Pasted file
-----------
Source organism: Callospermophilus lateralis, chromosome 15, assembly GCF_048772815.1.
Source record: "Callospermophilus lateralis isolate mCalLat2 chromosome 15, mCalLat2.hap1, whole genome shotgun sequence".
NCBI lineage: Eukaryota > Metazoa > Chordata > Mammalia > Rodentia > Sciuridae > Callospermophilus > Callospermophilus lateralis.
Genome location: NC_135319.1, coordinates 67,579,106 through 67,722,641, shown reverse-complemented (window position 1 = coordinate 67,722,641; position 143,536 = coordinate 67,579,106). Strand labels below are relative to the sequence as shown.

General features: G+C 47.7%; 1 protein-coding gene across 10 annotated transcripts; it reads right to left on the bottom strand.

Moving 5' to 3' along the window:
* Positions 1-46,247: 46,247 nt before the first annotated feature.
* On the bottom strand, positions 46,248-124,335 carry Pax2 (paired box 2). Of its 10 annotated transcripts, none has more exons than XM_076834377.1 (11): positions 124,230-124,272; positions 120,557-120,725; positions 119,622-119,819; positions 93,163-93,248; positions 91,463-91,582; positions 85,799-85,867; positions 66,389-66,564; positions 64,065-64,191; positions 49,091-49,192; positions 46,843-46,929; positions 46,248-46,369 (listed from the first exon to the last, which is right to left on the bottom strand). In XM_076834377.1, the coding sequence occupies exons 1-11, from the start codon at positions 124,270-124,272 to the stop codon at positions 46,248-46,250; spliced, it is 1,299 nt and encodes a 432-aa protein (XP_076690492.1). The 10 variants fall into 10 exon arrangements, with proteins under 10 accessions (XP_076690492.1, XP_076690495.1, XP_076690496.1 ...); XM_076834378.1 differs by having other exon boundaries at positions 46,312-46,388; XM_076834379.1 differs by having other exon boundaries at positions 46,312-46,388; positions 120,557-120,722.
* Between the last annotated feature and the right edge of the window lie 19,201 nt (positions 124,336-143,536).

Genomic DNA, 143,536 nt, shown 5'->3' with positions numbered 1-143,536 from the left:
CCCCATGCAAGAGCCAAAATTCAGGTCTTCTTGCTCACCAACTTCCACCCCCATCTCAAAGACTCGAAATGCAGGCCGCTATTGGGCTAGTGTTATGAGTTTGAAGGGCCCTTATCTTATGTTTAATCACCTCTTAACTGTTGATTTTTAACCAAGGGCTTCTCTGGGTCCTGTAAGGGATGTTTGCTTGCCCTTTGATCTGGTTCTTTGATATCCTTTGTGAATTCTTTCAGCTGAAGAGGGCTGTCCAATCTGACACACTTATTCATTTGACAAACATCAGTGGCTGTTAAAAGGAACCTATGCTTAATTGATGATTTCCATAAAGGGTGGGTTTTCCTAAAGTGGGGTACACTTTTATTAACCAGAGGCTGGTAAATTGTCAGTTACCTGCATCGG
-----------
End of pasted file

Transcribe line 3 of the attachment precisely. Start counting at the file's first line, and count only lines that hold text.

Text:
NCBI lineage: Eukaryota > Metazoa > Chordata > Mammalia > Rodentia > Sciuridae > Callospermophilus > Callospermophilus lateralis.